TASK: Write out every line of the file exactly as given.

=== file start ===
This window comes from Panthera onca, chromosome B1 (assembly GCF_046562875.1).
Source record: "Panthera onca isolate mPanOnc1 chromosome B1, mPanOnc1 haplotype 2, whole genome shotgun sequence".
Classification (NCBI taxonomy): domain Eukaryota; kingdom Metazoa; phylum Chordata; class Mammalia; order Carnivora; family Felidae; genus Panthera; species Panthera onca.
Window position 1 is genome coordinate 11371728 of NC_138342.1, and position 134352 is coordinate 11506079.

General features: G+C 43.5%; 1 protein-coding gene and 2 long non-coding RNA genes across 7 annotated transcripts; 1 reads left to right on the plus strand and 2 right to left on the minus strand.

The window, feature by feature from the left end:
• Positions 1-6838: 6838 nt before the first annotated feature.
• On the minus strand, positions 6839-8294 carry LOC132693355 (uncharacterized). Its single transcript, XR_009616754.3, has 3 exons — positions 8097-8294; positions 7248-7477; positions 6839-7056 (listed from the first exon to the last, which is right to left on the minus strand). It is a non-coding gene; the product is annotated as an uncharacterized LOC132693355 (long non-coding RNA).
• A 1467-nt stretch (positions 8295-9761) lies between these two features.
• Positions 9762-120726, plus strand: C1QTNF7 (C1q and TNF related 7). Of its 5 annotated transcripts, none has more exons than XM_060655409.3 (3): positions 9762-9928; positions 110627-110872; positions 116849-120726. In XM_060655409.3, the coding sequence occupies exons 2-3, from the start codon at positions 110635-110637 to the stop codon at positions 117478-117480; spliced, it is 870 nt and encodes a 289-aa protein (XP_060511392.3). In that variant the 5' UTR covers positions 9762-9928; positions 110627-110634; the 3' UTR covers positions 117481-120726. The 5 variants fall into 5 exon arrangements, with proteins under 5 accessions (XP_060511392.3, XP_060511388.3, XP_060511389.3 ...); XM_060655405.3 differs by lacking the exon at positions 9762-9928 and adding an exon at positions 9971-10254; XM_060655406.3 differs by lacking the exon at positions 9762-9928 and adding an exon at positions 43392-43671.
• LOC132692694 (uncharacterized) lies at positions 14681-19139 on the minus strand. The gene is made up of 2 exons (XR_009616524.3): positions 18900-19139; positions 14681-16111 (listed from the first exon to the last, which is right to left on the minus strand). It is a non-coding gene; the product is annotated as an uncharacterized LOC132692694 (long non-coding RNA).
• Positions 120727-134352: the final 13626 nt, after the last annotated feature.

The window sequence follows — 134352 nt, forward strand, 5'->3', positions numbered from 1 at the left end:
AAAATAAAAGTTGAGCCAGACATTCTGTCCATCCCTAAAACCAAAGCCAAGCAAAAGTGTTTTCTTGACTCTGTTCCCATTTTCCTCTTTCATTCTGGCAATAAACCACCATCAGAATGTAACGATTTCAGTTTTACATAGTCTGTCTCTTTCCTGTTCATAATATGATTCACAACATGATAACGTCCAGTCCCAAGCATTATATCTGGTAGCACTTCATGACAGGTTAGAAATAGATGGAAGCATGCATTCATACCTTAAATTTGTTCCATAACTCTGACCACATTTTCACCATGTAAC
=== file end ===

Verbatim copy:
This window comes from Panthera onca, chromosome B1 (assembly GCF_046562875.1).
Source record: "Panthera onca isolate mPanOnc1 chromosome B1, mPanOnc1 haplotype 2, whole genome shotgun sequence".
Classification (NCBI taxonomy): domain Eukaryota; kingdom Metazoa; phylum Chordata; class Mammalia; order Carnivora; family Felidae; genus Panthera; species Panthera onca.
Window position 1 is genome coordinate 11371728 of NC_138342.1, and position 134352 is coordinate 11506079.

General features: G+C 43.5%; 1 protein-coding gene and 2 long non-coding RNA genes across 7 annotated transcripts; 1 reads left to right on the plus strand and 2 right to left on the minus strand.

The window, feature by feature from the left end:
• Positions 1-6838: 6838 nt before the first annotated feature.
• On the minus strand, positions 6839-8294 carry LOC132693355 (uncharacterized). Its single transcript, XR_009616754.3, has 3 exons — positions 8097-8294; positions 7248-7477; positions 6839-7056 (listed from the first exon to the last, which is right to left on the minus strand). It is a non-coding gene; the product is annotated as an uncharacterized LOC132693355 (long non-coding RNA).
• A 1467-nt stretch (positions 8295-9761) lies between these two features.
• Positions 9762-120726, plus strand: C1QTNF7 (C1q and TNF related 7). Of its 5 annotated transcripts, none has more exons than XM_060655409.3 (3): positions 9762-9928; positions 110627-110872; positions 116849-120726. In XM_060655409.3, the coding sequence occupies exons 2-3, from the start codon at positions 110635-110637 to the stop codon at positions 117478-117480; spliced, it is 870 nt and encodes a 289-aa protein (XP_060511392.3). In that variant the 5' UTR covers positions 9762-9928; positions 110627-110634; the 3' UTR covers positions 117481-120726. The 5 variants fall into 5 exon arrangements, with proteins under 5 accessions (XP_060511392.3, XP_060511388.3, XP_060511389.3 ...); XM_060655405.3 differs by lacking the exon at positions 9762-9928 and adding an exon at positions 9971-10254; XM_060655406.3 differs by lacking the exon at positions 9762-9928 and adding an exon at positions 43392-43671.
• LOC132692694 (uncharacterized) lies at positions 14681-19139 on the minus strand. The gene is made up of 2 exons (XR_009616524.3): positions 18900-19139; positions 14681-16111 (listed from the first exon to the last, which is right to left on the minus strand). It is a non-coding gene; the product is annotated as an uncharacterized LOC132692694 (long non-coding RNA).
• Positions 120727-134352: the final 13626 nt, after the last annotated feature.

The window sequence follows — 134352 nt, forward strand, 5'->3', positions numbered from 1 at the left end:
AAAATAAAAGTTGAGCCAGACATTCTGTCCATCCCTAAAACCAAAGCCAAGCAAAAGTGTTTTCTTGACTCTGTTCCCATTTTCCTCTTTCATTCTGGCAATAAACCACCATCAGAATGTAACGATTTCAGTTTTACATAGTCTGTCTCTTTCCTGTTCATAATATGATTCACAACATGATAACGTCCAGTCCCAAGCATTATATCTGGTAGCACTTCATGACAGGTTAGAAATAGATGGAAGCATGCATTCATACCTTAAATTTGTTCCATAACTCTGACCACATTTTCACCATGTAAC